Conserving the Nature of America
Press Release
Happy Birthday, National Wildlife Refuge System! Wildlife Conservation Network Marks 112 Years

February 26, 2015


Division of Public Affairs
External Affairs
Telephone: 703-358-2220

If you love nature and wildlife, join us on March 14 in celebrating the 112th birthday of the National Wildlife Refuge System, the world’s premier network of public lands dedicated to wildlife conservation.

Many of America’s birds, mammals, reptiles and fish depend for survival on the 562 national wildlife refuges and 38 wetland management districts in the Refuge System. Managed by the U.S. Fish and Wildlife Service, refuge lands provide vital habitat for thousands of species. President Teddy Roosevelt created the first national wildlife refuge on March 14, 1903, at Pelican Island, Florida, to protect brown pelicans from market hunters looking to profit from their slaughter.

Today, the Refuge System includes more than 560 national wildlife refuges and 38 wetland management districts covering over 150 million acres plus more than 418 million acres of marine national monuments. There’s at least one national wildlife refuge in every state and one within an hour’s drive of most major metropolitan areas.

National wildlife refuges make life better for people, too, by cleaning our air, filtering our water, and providing a natural buffer against flooding and erosion.

By providing hard-to-beat opportunities for fishing, hunting, hiking, canoeing and nature photography, refuges also generate essential income for local communities. They pump $2.4 billion into the national economy and support more than 35,000 jobs, according to the Service’s peer-reviewed report Banking on Nature. More than 47 million people visit refuges every year.

The Service’s Urban Wildlife Conservation Program, launched in 2013, is providing new opportunities for residents of America’s cities to learn about and take part in wildlife habitat conservation.

No matter where you live, you can enjoy nature at a refuge near you.

What refuges can offer you
See great flocks of migratory birds. Hear spring peepers’ joyful chorus. Enjoy guided hikes, nature tours, a chance to see live birds of prey, and much, much more. See how refuges conserve some of our nation’s most cherished natural treasures.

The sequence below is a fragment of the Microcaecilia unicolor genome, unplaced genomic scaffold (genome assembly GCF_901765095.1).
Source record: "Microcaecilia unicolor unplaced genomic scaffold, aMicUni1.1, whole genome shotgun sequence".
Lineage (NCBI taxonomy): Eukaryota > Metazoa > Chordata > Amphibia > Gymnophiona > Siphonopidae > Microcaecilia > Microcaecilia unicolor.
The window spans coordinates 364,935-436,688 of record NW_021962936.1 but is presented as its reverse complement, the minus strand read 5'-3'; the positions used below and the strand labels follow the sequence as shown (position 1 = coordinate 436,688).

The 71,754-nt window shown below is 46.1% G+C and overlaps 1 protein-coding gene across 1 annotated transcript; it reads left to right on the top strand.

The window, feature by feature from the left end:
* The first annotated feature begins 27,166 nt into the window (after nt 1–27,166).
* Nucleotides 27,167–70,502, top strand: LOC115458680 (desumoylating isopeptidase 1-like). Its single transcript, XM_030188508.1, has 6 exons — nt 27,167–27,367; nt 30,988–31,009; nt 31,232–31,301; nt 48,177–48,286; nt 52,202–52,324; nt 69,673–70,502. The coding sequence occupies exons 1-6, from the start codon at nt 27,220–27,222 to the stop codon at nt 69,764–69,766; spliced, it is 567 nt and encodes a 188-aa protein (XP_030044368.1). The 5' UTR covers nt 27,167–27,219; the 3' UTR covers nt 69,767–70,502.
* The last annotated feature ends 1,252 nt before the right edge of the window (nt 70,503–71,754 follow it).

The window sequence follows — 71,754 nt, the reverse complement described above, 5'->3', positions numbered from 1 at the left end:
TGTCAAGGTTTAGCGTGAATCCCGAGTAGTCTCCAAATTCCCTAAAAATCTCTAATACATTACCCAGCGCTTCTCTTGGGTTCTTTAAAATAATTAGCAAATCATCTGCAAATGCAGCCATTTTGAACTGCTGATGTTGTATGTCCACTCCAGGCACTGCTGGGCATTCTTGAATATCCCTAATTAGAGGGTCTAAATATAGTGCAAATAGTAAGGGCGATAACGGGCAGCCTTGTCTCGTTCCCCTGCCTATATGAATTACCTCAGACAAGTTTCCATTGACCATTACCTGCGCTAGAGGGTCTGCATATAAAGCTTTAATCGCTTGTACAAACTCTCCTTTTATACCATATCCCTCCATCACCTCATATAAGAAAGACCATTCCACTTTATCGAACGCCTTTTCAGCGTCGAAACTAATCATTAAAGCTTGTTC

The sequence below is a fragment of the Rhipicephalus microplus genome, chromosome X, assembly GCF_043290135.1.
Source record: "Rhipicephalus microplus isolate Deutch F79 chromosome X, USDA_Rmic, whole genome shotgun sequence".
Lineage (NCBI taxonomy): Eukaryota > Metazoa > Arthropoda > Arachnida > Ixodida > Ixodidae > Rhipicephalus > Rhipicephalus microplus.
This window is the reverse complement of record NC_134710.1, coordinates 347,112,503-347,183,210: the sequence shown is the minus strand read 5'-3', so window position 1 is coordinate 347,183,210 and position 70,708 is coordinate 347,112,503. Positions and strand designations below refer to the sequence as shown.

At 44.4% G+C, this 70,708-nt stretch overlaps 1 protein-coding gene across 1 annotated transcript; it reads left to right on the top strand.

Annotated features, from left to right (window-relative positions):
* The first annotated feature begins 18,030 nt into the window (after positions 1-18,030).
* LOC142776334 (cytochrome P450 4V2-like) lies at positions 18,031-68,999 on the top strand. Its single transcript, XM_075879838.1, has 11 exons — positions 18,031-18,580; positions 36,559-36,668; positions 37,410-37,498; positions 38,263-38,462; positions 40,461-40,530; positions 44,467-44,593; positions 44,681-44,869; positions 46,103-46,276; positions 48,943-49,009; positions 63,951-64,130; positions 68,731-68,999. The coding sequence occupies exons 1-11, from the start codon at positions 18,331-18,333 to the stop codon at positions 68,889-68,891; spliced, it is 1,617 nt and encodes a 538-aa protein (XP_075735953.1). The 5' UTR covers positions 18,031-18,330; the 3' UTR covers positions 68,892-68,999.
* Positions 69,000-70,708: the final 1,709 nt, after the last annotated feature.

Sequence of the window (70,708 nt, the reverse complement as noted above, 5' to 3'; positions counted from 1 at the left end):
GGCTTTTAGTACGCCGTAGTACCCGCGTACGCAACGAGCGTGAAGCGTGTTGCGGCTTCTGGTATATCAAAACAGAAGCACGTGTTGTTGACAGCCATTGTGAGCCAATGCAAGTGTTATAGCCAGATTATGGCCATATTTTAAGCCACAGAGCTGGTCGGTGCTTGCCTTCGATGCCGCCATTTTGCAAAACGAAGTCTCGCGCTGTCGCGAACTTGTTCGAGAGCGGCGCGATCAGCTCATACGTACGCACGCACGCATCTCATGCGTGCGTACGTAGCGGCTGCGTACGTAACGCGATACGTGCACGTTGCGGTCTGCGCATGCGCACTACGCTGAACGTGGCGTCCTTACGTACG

Any time is a good time to visit a national wildlife refuge. You can plan a refuge visit around a bird festival or a wildlife tour. Or just enjoy being outdoors or taking a drive along a wildlife viewing route.

Get Started!
Check out other Refuge System birthday events on our special events calendar. Use the “Find Your Refuge” feature here to look for happenings on a nearby refuge.

Find Your Way
Every state has at least one national wildlife refuge. There’s a refuge within an hour’s drive of most major cities. Find a refuge near you with a quick zip code or state search at

Get Psyched
National wildlife refuges protect wildlife habitat on awe-inducing landscapes that range from Oregon’s rocky cliffs to Texas lagoons, from Alaska wilderness to woods and ponds within Philadelphia city limits. Refuges are great places to experience seasonal wonders, such as spring bird migration, the arrival of monarch butterflies or elk bugling for a mate in fall.

Information contained in older news items may be outdated. These materials are made available as historical archival information only. Individual contacts have been replaced with general External Affairs office information. No other updates have been made to the information and we do not guarantee current accuracy or completeness.

The mission of the U.S. Fish and Wildlife Service is working with others to conserve, protect, and enhance fish, wildlife, plants, and their habitats for the continuing benefit of the American people. We are both a leader and trusted partner in fish and wildlife conservation, known for our scientific excellence, stewardship of lands and natural resources, dedicated professionals, and commitment to public service. For more information on our work and the people who make it happen, visit

For more information on our work and the people who make it happen, visit Connect with our Facebook page, follow our tweets, watch our YouTube Channel and download photos from our Flickr page.